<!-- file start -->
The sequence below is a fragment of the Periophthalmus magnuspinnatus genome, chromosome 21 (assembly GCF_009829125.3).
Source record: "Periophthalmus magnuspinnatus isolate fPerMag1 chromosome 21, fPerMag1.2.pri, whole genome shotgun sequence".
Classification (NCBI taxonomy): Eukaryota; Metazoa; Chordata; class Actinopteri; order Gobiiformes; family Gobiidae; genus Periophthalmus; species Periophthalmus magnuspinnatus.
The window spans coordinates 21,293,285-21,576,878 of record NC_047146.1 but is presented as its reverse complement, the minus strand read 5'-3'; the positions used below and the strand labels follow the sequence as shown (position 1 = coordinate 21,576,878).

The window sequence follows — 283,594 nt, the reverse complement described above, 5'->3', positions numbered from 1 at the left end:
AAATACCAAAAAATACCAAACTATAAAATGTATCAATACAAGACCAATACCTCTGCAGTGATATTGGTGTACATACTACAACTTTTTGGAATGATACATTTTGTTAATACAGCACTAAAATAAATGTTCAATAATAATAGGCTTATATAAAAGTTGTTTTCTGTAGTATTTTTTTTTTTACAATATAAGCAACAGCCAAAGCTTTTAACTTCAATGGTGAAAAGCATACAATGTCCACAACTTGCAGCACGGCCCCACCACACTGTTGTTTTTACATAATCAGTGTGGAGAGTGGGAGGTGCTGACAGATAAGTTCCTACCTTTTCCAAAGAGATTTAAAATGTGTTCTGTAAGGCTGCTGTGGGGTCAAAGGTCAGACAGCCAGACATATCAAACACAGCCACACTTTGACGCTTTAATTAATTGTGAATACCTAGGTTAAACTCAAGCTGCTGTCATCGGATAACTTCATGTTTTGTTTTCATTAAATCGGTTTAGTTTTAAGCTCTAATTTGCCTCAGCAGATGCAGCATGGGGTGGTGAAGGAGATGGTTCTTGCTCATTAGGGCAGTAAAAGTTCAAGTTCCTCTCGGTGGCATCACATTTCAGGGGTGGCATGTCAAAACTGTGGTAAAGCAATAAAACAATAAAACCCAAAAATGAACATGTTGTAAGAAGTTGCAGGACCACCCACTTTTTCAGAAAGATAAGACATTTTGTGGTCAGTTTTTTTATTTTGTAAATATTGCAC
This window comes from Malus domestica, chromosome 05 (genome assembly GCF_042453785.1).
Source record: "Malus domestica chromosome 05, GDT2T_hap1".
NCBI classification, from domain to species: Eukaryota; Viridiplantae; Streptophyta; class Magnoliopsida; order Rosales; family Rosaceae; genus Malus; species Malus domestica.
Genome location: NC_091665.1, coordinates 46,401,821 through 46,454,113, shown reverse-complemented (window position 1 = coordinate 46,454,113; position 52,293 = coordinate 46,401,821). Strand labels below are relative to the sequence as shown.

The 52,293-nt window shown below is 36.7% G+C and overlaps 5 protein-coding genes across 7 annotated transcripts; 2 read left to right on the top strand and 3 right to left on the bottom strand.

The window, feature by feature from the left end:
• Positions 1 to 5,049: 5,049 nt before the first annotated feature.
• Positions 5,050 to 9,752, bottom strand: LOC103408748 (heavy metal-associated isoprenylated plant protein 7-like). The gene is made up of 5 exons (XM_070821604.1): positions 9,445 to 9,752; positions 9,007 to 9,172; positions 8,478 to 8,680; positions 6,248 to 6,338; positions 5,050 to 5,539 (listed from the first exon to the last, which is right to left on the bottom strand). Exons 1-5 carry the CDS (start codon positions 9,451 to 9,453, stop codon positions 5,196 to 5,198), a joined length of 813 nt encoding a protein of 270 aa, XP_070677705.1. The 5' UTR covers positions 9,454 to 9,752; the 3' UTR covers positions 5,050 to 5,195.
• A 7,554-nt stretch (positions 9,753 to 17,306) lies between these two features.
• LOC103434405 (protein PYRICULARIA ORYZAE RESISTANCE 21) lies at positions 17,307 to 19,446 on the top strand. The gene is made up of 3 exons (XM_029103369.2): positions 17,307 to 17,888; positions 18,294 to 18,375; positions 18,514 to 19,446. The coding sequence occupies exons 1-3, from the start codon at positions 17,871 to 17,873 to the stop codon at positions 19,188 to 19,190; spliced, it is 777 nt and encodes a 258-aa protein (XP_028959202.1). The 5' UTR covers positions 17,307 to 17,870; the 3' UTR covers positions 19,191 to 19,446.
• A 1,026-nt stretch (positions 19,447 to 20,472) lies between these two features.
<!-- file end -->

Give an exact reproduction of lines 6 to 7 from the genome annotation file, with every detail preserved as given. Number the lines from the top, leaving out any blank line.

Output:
AAATACCAAAAAATACCAAACTATAAAATGTATCAATACAAGACCAATACCTCTGCAGTGATATTGGTGTACATACTACAACTTTTTGGAATGATACATTTTGTTAATACAGCACTAAAATAAATGTTCAATAATAATAGGCTTATATAAAAGTTGTTTTCTGTAGTATTTTTTTTTTTACAATATAAGCAACAGCCAAAGCTTTTAACTTCAATGGTGAAAAGCATACAATGTCCACAACTTGCAGCACGGCCCCACCACACTGTTGTTTTTACATAATCAGTGTGGAGAGTGGGAGGTGCTGACAGATAAGTTCCTACCTTTTCCAAAGAGATTTAAAATGTGTTCTGTAAGGCTGCTGTGGGGTCAAAGGTCAGACAGCCAGACATATCAAACACAGCCACACTTTGACGCTTTAATTAATTGTGAATACCTAGGTTAAACTCAAGCTGCTGTCATCGGATAACTTCATGTTTTGTTTTCATTAAATCGGTTTAGTTTTAAGCTCTAATTTGCCTCAGCAGATGCAGCATGGGGTGGTGAAGGAGATGGTTCTTGCTCATTAGGGCAGTAAAAGTTCAAGTTCCTCTCGGTGGCATCACATTTCAGGGGTGGCATGTCAAAACTGTGGTAAAGCAATAAAACAATAAAACCCAAAAATGAACATGTTGTAAGAAGTTGCAGGACCACCCACTTTTTCAGAAAGATAAGACATTTTGTGGTCAGTTTTTTTATTTTGTAAATATTGCAC
This window comes from Malus domestica, chromosome 05 (genome assembly GCF_042453785.1).